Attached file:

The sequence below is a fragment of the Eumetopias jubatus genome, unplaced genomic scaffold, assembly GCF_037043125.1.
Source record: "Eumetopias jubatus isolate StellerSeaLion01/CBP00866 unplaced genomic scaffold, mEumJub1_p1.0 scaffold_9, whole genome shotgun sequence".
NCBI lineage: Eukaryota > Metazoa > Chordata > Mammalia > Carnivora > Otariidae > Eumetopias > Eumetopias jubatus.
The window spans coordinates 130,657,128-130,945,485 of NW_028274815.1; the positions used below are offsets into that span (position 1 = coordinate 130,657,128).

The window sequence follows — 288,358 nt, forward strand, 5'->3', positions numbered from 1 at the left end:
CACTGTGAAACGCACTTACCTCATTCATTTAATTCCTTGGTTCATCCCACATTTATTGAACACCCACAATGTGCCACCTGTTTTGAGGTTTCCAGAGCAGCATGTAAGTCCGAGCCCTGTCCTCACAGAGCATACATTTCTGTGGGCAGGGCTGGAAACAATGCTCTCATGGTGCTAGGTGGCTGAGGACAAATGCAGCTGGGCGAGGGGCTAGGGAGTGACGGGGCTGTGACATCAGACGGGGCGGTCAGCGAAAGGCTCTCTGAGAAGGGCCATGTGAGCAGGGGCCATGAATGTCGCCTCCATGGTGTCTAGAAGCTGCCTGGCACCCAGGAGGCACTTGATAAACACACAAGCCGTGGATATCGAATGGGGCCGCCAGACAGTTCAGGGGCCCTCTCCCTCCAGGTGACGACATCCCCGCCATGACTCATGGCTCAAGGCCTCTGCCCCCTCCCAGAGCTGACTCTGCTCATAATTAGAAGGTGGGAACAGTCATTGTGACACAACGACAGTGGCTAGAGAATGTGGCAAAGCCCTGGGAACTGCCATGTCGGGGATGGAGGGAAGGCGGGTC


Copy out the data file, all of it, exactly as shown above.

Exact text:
The sequence below is a fragment of the Eumetopias jubatus genome, unplaced genomic scaffold, assembly GCF_037043125.1.
Source record: "Eumetopias jubatus isolate StellerSeaLion01/CBP00866 unplaced genomic scaffold, mEumJub1_p1.0 scaffold_9, whole genome shotgun sequence".
NCBI lineage: Eukaryota > Metazoa > Chordata > Mammalia > Carnivora > Otariidae > Eumetopias > Eumetopias jubatus.
The window spans coordinates 130,657,128-130,945,485 of NW_028274815.1; the positions used below are offsets into that span (position 1 = coordinate 130,657,128).

The window sequence follows — 288,358 nt, forward strand, 5'->3', positions numbered from 1 at the left end:
CACTGTGAAACGCACTTACCTCATTCATTTAATTCCTTGGTTCATCCCACATTTATTGAACACCCACAATGTGCCACCTGTTTTGAGGTTTCCAGAGCAGCATGTAAGTCCGAGCCCTGTCCTCACAGAGCATACATTTCTGTGGGCAGGGCTGGAAACAATGCTCTCATGGTGCTAGGTGGCTGAGGACAAATGCAGCTGGGCGAGGGGCTAGGGAGTGACGGGGCTGTGACATCAGACGGGGCGGTCAGCGAAAGGCTCTCTGAGAAGGGCCATGTGAGCAGGGGCCATGAATGTCGCCTCCATGGTGTCTAGAAGCTGCCTGGCACCCAGGAGGCACTTGATAAACACACAAGCCGTGGATATCGAATGGGGCCGCCAGACAGTTCAGGGGCCCTCTCCCTCCAGGTGACGACATCCCCGCCATGACTCATGGCTCAAGGCCTCTGCCCCCTCCCAGAGCTGACTCTGCTCATAATTAGAAGGTGGGAACAGTCATTGTGACACAACGACAGTGGCTAGAGAATGTGGCAAAGCCCTGGGAACTGCCATGTCGGGGATGGAGGGAAGGCGGGTC